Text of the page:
I left almost everything behind in Hakaui, the trunk, bicycle, hammock, as I figured I would going back to Canada as soon as I could figure out a way to do it. I caught the Tahitien out of Taiohae, and on it's way to Tahiti, the ship passed close to Ua Pou. Even though I had just come from one of the most spectacular places in the Pacific, Ua Pou was even more amazing. I remember thinking that it looked like an immense towering castle of some powerful Sorceress, flanked with huge spires and a lofty summit that rises above the clouds. Certainly one of the seven wonders of the South Pacific.

click to enlarge

Ua Pou, the highest mountain, is Oave (1203m) , Photo from Ze Happy World according to UU
(Click on this image to see an enlargement)

click to enlarge

It is hard to imagine the collosal size of these spires. Photo from the Voyages of Asylum.

Soon after arriving in Tahiti I had the good luck to run into Tom who had passed through Hakaui on his trimaran the month before. He had dry docked his boat in Papeete (Fare Ute) and said I could stay on it while he went back to the States for a few weeks. Before he left he recommended that I read some of the books he had on the boat, one was The First and Last Freedom, by Jiddu Krishnamurti. Tom was perhaps a fan of Krishnamurti, I don't really remember, but he was anyway a very bright guy and amazed me with his ability to speak Marquesan, simply by studying a book on the language while sailing down. Anyway I am fairly sure he must have recommended this work by Krishnamurti and I did get around to reading it as, almost as soon as Tom left, I caught the dangue fever, and was stuck on the boat recuperating for quite a while. The dangue fever is a powerful and sometimes deadly flu spread by mosquitoes. I walked into town one morning and suddenly started to feel out of strength and so sat down on the steps outside a travel agency, to recuperate my forces. I think I was going there to find out how I could get back to Canada, anyway I sat on the steps all day, I couldn't move, I couldn't get up, I felt as though I couldn't walk. Late in the afternoon, in desperation, I decided to flag down a taxi to take me back to the boat where I was barely able to climb in and then did not move for three days. I didn't eat or drink anything, water seemed like oil if you tried to drink it. You develop a strong fever oscillating with terrible chills and numbing headache and lose a lot of weight just sweating. I think I must have been quite delirious at times. Your mind locks on to fixations that seem to last for hours, like spending 5 hours thinking about how to get up and out of bed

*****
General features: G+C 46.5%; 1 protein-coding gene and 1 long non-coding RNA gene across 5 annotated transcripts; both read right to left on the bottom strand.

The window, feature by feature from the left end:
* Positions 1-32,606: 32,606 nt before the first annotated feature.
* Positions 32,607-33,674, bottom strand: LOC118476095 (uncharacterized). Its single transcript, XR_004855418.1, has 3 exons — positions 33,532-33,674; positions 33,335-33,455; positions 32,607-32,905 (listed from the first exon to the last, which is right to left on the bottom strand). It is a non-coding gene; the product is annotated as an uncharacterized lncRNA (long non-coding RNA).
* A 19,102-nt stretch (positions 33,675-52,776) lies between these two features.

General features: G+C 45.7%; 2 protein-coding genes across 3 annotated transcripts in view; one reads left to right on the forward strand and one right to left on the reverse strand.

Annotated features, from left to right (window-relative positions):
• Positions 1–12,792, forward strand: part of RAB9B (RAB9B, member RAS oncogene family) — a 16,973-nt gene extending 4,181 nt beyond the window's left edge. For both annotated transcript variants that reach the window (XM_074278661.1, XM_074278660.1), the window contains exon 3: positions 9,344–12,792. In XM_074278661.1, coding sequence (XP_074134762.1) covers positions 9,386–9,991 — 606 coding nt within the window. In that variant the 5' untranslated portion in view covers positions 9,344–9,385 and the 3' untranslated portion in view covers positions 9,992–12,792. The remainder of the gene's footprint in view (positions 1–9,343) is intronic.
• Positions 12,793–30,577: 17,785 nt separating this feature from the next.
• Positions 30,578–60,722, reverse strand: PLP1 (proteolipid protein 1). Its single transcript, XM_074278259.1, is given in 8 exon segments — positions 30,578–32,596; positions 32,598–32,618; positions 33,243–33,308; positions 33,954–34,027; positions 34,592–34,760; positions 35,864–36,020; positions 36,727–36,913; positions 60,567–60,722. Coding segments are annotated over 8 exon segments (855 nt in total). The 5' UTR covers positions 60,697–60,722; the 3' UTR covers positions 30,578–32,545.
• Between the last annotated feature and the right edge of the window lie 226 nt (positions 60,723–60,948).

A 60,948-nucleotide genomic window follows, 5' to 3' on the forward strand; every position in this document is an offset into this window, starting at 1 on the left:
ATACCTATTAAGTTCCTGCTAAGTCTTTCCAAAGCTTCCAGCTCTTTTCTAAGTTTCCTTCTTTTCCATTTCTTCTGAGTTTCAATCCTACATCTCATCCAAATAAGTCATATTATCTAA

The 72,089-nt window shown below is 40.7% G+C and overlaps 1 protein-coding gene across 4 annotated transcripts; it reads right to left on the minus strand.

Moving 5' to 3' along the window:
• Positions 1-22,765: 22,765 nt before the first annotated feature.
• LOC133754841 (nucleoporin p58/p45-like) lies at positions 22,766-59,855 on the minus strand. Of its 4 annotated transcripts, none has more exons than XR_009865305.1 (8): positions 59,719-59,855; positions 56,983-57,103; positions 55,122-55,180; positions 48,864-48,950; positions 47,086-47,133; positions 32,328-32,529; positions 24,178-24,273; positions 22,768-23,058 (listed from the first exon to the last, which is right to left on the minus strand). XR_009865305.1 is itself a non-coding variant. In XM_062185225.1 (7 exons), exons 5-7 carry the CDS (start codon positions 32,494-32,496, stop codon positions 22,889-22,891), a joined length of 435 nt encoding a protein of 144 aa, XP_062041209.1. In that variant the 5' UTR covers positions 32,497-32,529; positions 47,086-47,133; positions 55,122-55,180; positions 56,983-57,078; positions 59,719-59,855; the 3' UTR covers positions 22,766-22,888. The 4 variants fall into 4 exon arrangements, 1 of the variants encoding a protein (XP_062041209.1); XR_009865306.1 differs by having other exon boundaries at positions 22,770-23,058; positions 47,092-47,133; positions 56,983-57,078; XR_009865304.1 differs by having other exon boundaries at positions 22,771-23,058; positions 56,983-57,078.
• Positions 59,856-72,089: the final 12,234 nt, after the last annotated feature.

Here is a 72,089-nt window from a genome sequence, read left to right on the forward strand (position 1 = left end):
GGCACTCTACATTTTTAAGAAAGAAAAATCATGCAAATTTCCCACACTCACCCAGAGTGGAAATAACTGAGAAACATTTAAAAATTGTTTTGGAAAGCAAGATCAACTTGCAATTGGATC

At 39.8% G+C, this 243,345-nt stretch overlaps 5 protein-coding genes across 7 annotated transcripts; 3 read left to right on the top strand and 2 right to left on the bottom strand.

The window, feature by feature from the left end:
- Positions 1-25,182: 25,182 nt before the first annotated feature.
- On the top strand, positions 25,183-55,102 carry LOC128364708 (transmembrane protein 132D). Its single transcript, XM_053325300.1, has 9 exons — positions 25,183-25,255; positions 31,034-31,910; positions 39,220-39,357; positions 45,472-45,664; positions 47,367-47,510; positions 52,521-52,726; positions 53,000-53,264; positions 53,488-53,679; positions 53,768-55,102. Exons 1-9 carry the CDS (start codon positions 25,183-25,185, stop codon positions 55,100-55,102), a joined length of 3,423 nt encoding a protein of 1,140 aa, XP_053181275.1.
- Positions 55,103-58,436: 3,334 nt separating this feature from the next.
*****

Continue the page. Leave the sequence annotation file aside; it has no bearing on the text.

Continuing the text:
I was overweight coming out of the Marquesas, so losing a few pounds wasn't a bad thing and when I was able, I started reading the First and Last Freedom. I was lucky to have come across this book so early in life. It is the kind of book that you have to be ready for, and at that point I was not yet ripe enough. About three years later I read it again, and in some ways it was as though I was reading it for the first time. By this time I was ready, and really studied the whole book cover to cover, and then went out and bought every other Krishnamurti publication I could find.

But really you only need to read just the one book, The First and Last Freedom, contains the quintessence of his message, light years ahead of it's time.

click on this image to buy this book

See the next page, Sailing to Hawaii

Click on this LINK to see an INDEX.